Good Life Discussion Group
Meaning & Purpose
WHO’S IT FOR?
Youth who want to explore what it means for them to lead their own good lives.
A weekly curriculum with quotes to prompt conversation into key topics that matter to young people.
In this space and time, many of us are struggling to find a sense of purpose to our daily lives.
We ask ourselves:
- How should I live?
- What is love?
- What is friendship?
- What is my place in the universe?
- Who am I?
The Good Life Discussion group is meant to prompt conversation and insight into what your unique life should look like. Using prompts from great philosophers, a group comes together weekly to discuss what it meant for them and their lives.
It is important to note that the goal of the group is not to impose any one idea or set of ideas on its
members. Instead, the goal of the group is to explore a substantial number of different views and allow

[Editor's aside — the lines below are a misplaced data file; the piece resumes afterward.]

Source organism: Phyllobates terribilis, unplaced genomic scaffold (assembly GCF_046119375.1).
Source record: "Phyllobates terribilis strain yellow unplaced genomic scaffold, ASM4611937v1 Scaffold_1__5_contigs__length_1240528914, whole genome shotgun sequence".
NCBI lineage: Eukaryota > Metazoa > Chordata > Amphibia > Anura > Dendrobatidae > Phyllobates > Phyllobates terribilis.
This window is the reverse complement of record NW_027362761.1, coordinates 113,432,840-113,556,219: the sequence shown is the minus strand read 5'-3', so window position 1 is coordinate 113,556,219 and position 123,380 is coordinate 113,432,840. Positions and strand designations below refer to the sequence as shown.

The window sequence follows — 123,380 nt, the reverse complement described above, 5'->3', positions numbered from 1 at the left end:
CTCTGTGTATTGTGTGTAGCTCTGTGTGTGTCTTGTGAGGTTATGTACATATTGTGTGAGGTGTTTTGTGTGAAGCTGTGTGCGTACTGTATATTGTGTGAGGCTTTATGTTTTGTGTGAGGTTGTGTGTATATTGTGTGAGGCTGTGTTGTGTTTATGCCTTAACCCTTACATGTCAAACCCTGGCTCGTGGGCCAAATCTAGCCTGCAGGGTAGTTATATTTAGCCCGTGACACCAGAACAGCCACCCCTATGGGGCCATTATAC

members to discuss and discover what appeals to them. This is a group where there is no right answer, at
least not in the traditional sense. Some will find this to be incredibly frustrating, some will find this to be
incredibly liberating, most will find it to be both, and I suspect all will find it to be useful and relevant.
I will be the first to admit that this group is not comprehensive.
If you’d like to join our Discussion group, you can register for sessions here: https://www.eventbrite.ca/e/good-life-discussion-group-minds-london-middlesex-tickets-439981224687
Melissa believes foremost in empathy and compassion for those in the world around us. Her work centralizes around power inequality and authentic communication. She strive to foster safe spaces where people can learn from and care for each other in a holistic way. Outside her work, she is a storyteller, archer, tea-lover, feminist, writer, and gamer.
Jasmine is an incoming medical student at McMaster University who is passionate about advocating for culturally-safe mental health systems. Her research with Indigenous mental health services has outlined this disparity within the current mental health system. Jasmine strives to work with marginalized communities to promotes equity, diversity, inclusion and decolonization.